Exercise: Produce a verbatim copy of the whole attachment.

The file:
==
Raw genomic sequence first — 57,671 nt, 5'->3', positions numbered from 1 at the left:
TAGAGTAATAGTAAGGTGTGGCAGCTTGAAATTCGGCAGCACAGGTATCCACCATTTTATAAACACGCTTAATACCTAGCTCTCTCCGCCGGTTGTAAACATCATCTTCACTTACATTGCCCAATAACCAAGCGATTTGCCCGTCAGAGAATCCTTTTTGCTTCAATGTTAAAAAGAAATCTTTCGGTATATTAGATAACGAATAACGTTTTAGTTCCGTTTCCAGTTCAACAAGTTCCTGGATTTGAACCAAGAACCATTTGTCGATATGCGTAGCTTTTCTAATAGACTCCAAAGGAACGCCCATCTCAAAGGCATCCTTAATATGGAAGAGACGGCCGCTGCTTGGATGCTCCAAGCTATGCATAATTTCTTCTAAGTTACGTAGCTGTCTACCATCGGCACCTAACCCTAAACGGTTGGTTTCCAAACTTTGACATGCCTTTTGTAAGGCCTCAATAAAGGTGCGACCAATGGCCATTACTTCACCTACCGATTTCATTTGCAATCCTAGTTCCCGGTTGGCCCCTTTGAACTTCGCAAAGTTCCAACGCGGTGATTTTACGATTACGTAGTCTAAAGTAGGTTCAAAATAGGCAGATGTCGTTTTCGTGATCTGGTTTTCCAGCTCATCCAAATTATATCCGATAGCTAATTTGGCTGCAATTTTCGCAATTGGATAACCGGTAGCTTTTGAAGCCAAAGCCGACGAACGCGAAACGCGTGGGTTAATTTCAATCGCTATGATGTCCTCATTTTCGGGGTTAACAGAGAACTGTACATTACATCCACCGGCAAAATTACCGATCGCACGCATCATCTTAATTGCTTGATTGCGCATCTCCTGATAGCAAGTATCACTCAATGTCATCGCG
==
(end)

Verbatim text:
Raw genomic sequence first — 57,671 nt, 5'->3', positions numbered from 1 at the left:
TAGAGTAATAGTAAGGTGTGGCAGCTTGAAATTCGGCAGCACAGGTATCCACCATTTTATAAACACGCTTAATACCTAGCTCTCTCCGCCGGTTGTAAACATCATCTTCACTTACATTGCCCAATAACCAAGCGATTTGCCCGTCAGAGAATCCTTTTTGCTTCAATGTTAAAAAGAAATCTTTCGGTATATTAGATAACGAATAACGTTTTAGTTCCGTTTCCAGTTCAACAAGTTCCTGGATTTGAACCAAGAACCATTTGTCGATATGCGTAGCTTTTCTAATAGACTCCAAAGGAACGCCCATCTCAAAGGCATCCTTAATATGGAAGAGACGGCCGCTGCTTGGATGCTCCAAGCTATGCATAATTTCTTCTAAGTTACGTAGCTGTCTACCATCGGCACCTAACCCTAAACGGTTGGTTTCCAAACTTTGACATGCCTTTTGTAAGGCCTCAATAAAGGTGCGACCAATGGCCATTACTTCACCTACCGATTTCATTTGCAATCCTAGTTCCCGGTTGGCCCCTTTGAACTTCGCAAAGTTCCAACGCGGTGATTTTACGATTACGTAGTCTAAAGTAGGTTCAAAATAGGCAGATGTCGTTTTCGTGATCTGGTTTTCCAGCTCATCCAAATTATATCCGATAGCTAATTTGGCTGCAATTTTCGCAATTGGATAACCGGTAGCTTTTGAAGCCAAAGCCGACGAACGCGAAACGCGTGGGTTAATTTCAATCGCTATGATGTCCTCATTTTCGGGGTTAACAGAGAACTGTACATTACATCCACCGGCAAAATTACCGATCGCACGCATCATCTTAATTGCTTGATTGCGCATCTCCTGATAGCAAGTATCACTCAATGTCATCGCG